Hi Muslihoon, I discovered your blog today and wanted to say I enjoyed your posts. I have lived many years in different Muslim countries and have seen the truth of what you say above. I’m actually not sure that more Christians convert to Islam or not (I know many hundreds or thousands in my own experience who have either left Islam or become followers of Jesus), but your reasons are so true. Many of my friends really disliked Islam but couldn’t leave because of danger or the fear of never getting married or getting a job, etc. The whole religion seems to be designed to trap someone in. This is why I love the freedom, respect and love that God shows us in allowing people to choose. You can’t force “true love” and that is what He desires so it demands freedom.
    I look forward to reading future thoughts and reading some of your archives. Tex

  2. Fernando Martinez said,

    If Turkey joins the European union, then it opens itself up to all the rules of the EU of freedom of and from religionand many, many muslims could be brought to christ, as well as many others who wish nothing to do with any religion at all. Many greeks would move back into Istanbul/Constantinople and open churches, Hagia Sophia would become an issue of contention. Christian’s leaving, muslims coming in. But it’s not an issue of quantity but quality. What does it matter if there are a billion christians if they do not worship they way God wishes them too? Once again your website touches upon timely and current events. Keep up the good work man.

  3. Major John said,

    Fernando makes a good point – and that might be your test case. If Turkey manages to pull that off, it will be alot harder for other states to say no – but I fear that Turkey would suffer from outsiders reacting violently to stop such. I can always hope things will turn out well…

  4. dicentra said,

    The way Muslims behave, I feel like asking what they are afraid of. Such behavior seems to be signs of insecurity. Why are they insecure? Are they afraid Islam cannot endure challenges?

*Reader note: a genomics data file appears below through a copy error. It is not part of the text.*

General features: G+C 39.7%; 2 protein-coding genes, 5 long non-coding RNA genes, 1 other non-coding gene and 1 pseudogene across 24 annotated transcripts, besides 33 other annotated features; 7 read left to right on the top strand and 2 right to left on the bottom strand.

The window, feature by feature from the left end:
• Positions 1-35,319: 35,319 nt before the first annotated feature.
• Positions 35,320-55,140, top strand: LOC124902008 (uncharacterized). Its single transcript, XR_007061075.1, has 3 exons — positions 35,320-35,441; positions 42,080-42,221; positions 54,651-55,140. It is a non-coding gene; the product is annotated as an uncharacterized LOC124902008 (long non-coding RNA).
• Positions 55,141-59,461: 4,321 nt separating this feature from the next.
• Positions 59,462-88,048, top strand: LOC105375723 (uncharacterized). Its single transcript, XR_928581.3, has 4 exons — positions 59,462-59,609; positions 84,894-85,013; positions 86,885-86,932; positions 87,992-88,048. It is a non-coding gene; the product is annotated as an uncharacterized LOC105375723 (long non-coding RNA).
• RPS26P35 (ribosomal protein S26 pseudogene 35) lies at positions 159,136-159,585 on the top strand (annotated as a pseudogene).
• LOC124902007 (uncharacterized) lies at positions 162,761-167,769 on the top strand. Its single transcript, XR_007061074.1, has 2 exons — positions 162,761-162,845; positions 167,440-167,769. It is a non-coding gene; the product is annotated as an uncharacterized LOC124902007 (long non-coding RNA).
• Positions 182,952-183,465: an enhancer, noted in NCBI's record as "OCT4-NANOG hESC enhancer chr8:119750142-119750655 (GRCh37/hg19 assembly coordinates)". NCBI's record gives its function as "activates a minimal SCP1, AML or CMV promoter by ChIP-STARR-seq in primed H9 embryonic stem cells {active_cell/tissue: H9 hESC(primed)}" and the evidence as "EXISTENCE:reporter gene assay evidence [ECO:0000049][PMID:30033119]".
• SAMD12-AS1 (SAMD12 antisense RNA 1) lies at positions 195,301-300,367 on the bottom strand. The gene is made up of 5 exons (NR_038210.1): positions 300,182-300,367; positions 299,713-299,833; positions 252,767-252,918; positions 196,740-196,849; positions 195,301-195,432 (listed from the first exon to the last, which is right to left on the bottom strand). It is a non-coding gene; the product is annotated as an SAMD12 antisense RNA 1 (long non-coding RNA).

I can’t answer exactly for Muslims, since I’ve never experienced Muslim culture, but I would guess that they would say it’s not a matter of fear but of making sure that people don’t fall into Satan’s traps. If you have free speech and freedom of (and from) religion, then some people will go ahead and make the wrong choice and then they’ll go to hell. And nobody wants that, do they?

    By not allowing challenges, you’re not allowing people to make a terrible mistake by abandoning the True Path. I mean, that would be irresponsible.

    Of course, the idea that we should be forced to be good was, in LDS theology, Satan’s exact and precise plan. Without the freedom to reject God, your choosing Him doesn’t mean a whole lot. Doesn’t show character, and it definitely doesn’t force you to develop your spiritual muscles in the struggle against evil and mediocrity.

  5. green mountain said,

    please check up the history and look wich religion lived the first in harmonie with the others religions, its is the right to everyone to decide about his religion and it is written in quran ” la ikraha fi ddin”, wich means every one has the choice to choose his own religion……. Where is the probleme, i dont know, me as a muslim i am a christian the only difference i beleave that jesus is a prophet not a god, i believe in god in his books and in all the prophets. For the muslims its only one book, its quran and its one version of quran all over the wide world. So i want that every body to seek for the truth in every religion to make the real choice, not to attack one religion or the other without knowing any fact, thta is so wrong…..